Slowly, very slowly, my mom and my uncle got worse. In 2003, my parents decided to divorce, and I told my mom she would stay with me as long as I could take care of her. My mom and I moved to an apartment once I graduated from high school. She could still walk short distances at that time. She could still use the potty and take a shower by herself, although sometimes she needed assistance washing her hair because she couldn’t raise her arms up over her head. There were several times when I would come home from a day at college to find her lying in the floor because she had fallen and didn’t want to bother anyone to come pick her up. I would help her up or call some friends to come help. I would like to add that I too have a brother. At this point, he had moved away to Georgia to work, so he was of very little assistance.
Fast forward a few years, my husband and I had gotten married and moved Mom into our first house together. The last time my mom walked was at our wedding ceremony in February of 2007. Around this time, we decided that I needed a little bit of help with Mom’s care. She could still function mostly on her own, but she needed help getting into and out of bed, daily. Through some research, Mom found out about a program called Community Long Term Care. We used this program for approximately 12 years. Through this program, we would get aides that would come in for a few hours in the morning and night to help my mom with dressing, showering, transferring, and other daily needs. It proved to be a very helpful asset to our life, especially once I began having children.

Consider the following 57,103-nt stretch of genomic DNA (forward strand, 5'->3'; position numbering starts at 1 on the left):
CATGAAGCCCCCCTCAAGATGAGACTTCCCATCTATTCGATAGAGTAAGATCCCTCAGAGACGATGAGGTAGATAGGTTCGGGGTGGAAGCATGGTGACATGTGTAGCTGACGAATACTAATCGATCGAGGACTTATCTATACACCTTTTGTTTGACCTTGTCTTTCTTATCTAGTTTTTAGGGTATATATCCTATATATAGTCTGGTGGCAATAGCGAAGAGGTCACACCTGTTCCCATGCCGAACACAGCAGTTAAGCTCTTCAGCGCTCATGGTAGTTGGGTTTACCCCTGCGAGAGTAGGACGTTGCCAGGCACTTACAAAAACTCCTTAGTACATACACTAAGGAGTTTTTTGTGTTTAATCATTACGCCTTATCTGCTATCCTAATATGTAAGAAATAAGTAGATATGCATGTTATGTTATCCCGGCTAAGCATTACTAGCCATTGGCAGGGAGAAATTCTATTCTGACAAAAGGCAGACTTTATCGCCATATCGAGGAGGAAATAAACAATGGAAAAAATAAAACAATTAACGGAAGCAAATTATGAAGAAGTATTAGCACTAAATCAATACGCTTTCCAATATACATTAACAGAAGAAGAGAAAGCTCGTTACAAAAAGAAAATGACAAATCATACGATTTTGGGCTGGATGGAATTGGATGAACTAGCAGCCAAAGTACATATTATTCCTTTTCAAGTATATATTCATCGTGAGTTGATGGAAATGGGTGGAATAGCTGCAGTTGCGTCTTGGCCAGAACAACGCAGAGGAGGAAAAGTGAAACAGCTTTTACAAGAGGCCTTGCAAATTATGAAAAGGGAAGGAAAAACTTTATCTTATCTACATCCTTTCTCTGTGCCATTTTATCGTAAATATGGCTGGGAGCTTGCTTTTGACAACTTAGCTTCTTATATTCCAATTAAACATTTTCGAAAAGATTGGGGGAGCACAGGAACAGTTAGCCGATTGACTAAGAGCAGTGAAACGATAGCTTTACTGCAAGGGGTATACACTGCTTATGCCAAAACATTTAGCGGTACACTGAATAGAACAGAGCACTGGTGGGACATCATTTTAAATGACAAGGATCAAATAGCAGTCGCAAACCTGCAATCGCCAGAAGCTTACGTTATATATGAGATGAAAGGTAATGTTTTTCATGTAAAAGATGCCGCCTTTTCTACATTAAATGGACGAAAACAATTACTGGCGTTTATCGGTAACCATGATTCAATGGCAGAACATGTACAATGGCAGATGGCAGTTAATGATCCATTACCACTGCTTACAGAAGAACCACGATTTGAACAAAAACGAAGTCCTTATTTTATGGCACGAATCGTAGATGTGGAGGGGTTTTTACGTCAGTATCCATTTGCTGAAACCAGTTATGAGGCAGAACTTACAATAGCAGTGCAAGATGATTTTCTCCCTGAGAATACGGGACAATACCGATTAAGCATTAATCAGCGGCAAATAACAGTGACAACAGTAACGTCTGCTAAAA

In May of 2010, my uncle Ricky passed away from sepsis. He was not keen on people helping him out daily, so he did not have very good medical care once he couldn’t walk anymore. He had horrible swelling in his feet and legs but didn’t receive proper treatment for them. This led to infection and finally sepsis.